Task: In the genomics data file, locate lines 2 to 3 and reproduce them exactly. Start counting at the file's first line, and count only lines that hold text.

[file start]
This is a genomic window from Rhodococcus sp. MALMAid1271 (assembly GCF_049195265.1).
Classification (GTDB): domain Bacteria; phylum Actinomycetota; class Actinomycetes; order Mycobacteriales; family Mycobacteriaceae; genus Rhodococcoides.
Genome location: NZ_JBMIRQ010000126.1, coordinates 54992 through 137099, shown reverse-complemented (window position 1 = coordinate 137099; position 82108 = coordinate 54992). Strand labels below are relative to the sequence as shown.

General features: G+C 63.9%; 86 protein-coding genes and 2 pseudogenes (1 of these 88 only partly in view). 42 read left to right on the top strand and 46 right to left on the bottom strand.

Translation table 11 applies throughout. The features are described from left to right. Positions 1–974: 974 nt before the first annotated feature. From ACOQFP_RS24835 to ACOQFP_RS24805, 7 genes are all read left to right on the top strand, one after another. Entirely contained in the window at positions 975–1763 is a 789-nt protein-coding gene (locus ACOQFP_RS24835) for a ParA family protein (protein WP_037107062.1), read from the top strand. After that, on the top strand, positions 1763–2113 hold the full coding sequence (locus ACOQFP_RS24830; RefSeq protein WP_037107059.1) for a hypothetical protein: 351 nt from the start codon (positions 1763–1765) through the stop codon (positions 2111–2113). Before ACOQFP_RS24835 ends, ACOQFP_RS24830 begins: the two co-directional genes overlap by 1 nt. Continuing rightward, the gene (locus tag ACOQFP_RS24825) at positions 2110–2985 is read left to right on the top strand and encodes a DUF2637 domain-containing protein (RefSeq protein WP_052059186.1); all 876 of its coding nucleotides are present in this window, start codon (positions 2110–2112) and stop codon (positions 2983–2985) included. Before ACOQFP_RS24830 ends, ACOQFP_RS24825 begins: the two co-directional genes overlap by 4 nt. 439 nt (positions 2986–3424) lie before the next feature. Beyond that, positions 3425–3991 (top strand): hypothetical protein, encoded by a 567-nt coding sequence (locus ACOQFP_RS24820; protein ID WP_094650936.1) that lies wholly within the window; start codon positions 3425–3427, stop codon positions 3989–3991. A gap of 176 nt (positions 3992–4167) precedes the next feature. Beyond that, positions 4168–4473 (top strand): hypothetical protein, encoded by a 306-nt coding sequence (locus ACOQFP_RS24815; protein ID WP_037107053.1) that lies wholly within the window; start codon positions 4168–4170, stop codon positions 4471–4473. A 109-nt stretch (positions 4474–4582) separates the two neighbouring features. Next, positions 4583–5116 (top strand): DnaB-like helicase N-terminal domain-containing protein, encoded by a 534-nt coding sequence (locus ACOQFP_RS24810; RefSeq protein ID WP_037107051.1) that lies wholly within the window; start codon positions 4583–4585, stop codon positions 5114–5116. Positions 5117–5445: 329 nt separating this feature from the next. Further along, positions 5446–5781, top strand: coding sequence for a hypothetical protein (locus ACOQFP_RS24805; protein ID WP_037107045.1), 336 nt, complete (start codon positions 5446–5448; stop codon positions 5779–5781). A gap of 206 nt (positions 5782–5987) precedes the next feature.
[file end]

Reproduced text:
Classification (GTDB): domain Bacteria; phylum Actinomycetota; class Actinomycetes; order Mycobacteriales; family Mycobacteriaceae; genus Rhodococcoides.
Genome location: NZ_JBMIRQ010000126.1, coordinates 54992 through 137099, shown reverse-complemented (window position 1 = coordinate 137099; position 82108 = coordinate 54992). Strand labels below are relative to the sequence as shown.